Van Hollen Opening Statement at Mark Up of the Sequester Replacement Act of 2012 and the Sequester Replacement Reconciliation Act of 2012

May 7, 2012 Issues: Sequester

Washington, DCToday Maryland Congressman Chris Van Hollen, Ranking Member of the House Budget Committee, delivered an opening statement at the House Budget Committee Mark Up of the Sequester Replacement Act of 2012 and the Sequester Replacement Reconciliation Act of 2012. Below is a transcript of his remarks:

“Thank you, Mr. Chairman, and hopefully we will not be here late into the night, but obviously we have important work to do and we should do it thoroughly, and there’s a lot here to discuss. Because we’re gathered here today to talk about important choices. Choices that reflect our priorities and choices that reflect our values. Once again it’s important to emphasize that the issue is not whether we should implement a plan to reduce the deficit in a steady, credible, and predictable way – we should. The question is how do we do it?

“The House Republican budget for the year reflected a lopsided approach to deficit reduction. It provided windfall tax breaks to millionaires, and at the same time ended the Medicare guarantee for seniors. It slashed investments that strengthen our economy, and shredded important parts of the social safety net that is vital for tens of millions of Americans. That unfair and unbalanced approach focused only on cutting investments and services rather than also closing tax loopholes, and that is the wrong choice for America. In contrast, the Democrats offered a budget that preserves the Medicare guarantee, helps to create more jobs now, makes us stronger through investments that build long-term growth, and reduces the deficit in a balanced way through shared responsibility.

“Now, the reason we’re here today is the Budget Control Act, which has two essential parts. One part cut discretionary spending over 10 years by a little over $900 billion – we set those levels in law for discretionary spending. The second part set up a mechanism that triggers another $1.2 trillion of across the board cuts over 10 years unless Congress comes up with an alternative amount of budget savings. Half of the cuts would come from defense programs, and the other half from non-defense programs that are not expressly exempted by the Budget Control Act.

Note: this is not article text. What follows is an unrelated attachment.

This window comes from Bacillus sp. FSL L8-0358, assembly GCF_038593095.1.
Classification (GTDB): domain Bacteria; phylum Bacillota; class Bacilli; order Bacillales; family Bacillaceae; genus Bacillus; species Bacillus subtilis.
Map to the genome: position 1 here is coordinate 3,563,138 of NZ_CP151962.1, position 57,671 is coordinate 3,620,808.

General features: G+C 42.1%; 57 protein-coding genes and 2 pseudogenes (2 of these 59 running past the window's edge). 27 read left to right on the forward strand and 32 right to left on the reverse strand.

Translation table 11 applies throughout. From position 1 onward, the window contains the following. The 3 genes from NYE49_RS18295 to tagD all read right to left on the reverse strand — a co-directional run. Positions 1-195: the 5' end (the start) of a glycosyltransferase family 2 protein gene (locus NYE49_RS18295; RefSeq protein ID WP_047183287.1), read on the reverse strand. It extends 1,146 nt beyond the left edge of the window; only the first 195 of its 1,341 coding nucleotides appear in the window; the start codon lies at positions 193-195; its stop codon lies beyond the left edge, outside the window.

“The reason defense cuts comprise 50 percent of the sequester is because our Republican colleagues, first in the Biden group and later on, refused to take a balanced approach to deficit reduction. That is, they refused to agree that part of the $1.2 trillion in deficit reduction should come from closing tax loopholes for special interests and ending tax breaks for the wealthy. They deliberately chose to put defense spending on the chopping block rather than close corporate tax loopholes and other revenue measures. In fact, Chairman McKeon, Chairman of the Armed Services Committee, expressed understandable concern about that choice at the time when he said, and I quote, ‘if it came that I had only two choices, one was a tax increase and one was a cut in defense over and above where we already are, I would go to strengthen defense.’ He later said, and this is in The Fiscal Times, ‘we’re going to have to stop repeating ideological talking points and address our budget problems comprehensively, through smarter spending and increased revenue.’

“I don’t know if the Chairman has changed his mind but he had it exactly right, and the proposal we have before us today, the Republican package, shows that nothing has changed since those earlier negotiations. It shows that our Republican colleagues continue to reject that balanced approach to deficit reduction. The plan before us is flawed for several reasons. First, it is only for one year, and even then, it doesn’t totally remove the sequester. It lifts the sequester for discretionary spending but leaves it in place for all mandatory spending except defense. As a result, it keeps the two percent across-the-board cut in Medicare, for example.